My recent article in Greenhead magazine that focused on the Olt D-2 included current manufacturers of copies of the classic call that has built a large following in Arkansas and around the country.  What I did not know is that Philip Olt IV has brought the original company back to life as P.S. Olt, LLC.  In addition to the D-2, he is manufacturing goose calls, predator calls, and turkey calls as well.  I spoke with him on his way to a duck hunting trip in North Dakota and he filled me in on more Olt history and why he decided to bring the Olt name back in to the game call business.

“I was a career military officer, not a call maker, but I couldn’t stand the thought of what my grandfather and father built being put in the ground.  So when I retired I started working on manufacturing the calls again.”  Philip found that many things had changed since he helped his grandfather put calls together when he was five years old.  “My initial attempts were met with the same answer, that I would need to have the call specifications put into a computer program.  I told them that my ancestors just drew what they wanted on a piece of paper and that is all they needed to get it made.  That observation only received the reply that times have changed.”

Philip’s main goal was to be able to make the D-2 as close to the original as he could but stronger.  “The old hard rubber calls were not very durable and they had a tendency to break over time.  It took several years to perfect the formula but we now have a product that is identical to the old calls but with added durability.”  He told me that the very first calls were molded from a compound derived from ground horse’s hooves.  Hard to believe that now with today’s technology but they had to be inventive in the late 1800’s.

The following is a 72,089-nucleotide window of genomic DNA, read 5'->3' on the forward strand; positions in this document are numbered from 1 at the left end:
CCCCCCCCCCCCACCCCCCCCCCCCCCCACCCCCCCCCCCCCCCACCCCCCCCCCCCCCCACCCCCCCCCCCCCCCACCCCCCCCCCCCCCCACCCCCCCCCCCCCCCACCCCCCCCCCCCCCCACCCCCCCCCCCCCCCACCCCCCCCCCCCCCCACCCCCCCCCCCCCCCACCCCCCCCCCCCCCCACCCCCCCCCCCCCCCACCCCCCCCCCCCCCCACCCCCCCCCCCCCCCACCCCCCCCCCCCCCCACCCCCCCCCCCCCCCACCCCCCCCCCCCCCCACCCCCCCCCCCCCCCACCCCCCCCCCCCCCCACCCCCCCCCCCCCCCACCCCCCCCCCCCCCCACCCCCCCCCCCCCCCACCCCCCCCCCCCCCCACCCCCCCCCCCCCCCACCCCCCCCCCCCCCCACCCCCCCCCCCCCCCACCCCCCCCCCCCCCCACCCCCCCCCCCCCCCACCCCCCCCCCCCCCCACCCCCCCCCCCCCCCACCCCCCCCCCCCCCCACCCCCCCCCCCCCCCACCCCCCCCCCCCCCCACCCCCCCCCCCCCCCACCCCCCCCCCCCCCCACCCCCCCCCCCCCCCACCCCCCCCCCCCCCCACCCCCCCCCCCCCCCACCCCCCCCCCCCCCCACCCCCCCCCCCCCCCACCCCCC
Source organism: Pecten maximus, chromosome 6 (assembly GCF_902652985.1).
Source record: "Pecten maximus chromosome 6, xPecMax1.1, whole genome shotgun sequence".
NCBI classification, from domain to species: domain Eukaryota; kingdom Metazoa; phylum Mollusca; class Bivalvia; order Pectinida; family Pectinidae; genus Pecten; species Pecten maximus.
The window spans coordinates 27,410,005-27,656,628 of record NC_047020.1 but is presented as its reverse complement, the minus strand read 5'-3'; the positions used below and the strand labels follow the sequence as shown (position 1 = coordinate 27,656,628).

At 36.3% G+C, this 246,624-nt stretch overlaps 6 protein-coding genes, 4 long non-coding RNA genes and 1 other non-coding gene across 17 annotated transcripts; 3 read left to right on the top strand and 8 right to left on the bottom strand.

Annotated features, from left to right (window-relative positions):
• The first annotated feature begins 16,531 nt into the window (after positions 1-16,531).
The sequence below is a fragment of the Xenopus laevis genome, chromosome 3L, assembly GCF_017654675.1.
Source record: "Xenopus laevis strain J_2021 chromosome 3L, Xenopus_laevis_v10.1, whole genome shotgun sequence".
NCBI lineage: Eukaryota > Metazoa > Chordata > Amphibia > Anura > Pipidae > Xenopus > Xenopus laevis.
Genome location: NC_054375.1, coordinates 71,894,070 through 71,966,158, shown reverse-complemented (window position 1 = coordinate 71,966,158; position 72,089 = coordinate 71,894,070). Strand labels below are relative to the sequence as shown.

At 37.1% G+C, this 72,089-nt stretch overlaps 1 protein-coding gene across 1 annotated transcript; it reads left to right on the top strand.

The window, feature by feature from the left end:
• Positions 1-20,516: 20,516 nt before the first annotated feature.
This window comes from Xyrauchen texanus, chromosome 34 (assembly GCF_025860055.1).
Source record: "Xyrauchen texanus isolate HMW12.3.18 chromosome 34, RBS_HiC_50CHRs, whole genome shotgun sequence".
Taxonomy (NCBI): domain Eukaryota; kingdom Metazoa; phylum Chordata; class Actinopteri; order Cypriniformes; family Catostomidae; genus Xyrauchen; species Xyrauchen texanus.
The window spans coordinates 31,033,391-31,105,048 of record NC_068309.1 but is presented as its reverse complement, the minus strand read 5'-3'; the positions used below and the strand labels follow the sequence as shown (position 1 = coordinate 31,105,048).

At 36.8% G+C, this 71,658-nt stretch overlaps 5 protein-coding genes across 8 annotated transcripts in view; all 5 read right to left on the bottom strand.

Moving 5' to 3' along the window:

The D-2 of today is made with the round hole tone board and also as the D-2-K.  The “K” stands for keyhole or keyway, a change that was made to the call during World War II.  Philip explained how this change came about.  “All of the rubber in the United States at the time was need for the war effort, so my grandfather had to change to a different form of plastic.  Early attempts to extract the tone board from the mold were difficult with the new material.  He went back to the drawing board and came up with a groove in the end of the board that would allow for easy removal.  That became know as the keyhole model as was sought after many years later as the best call for modification, cutting down as it came to be known,” he explained.  “Many people kept requesting the keyhole model so I knew that I needed to bring it back.”

To purchase any of the new Olt line of calls simply visit their website at and have one shipped to your door.  The D-2 is alive and well in many variations, good to know that in a world of constant change some things still remain the same.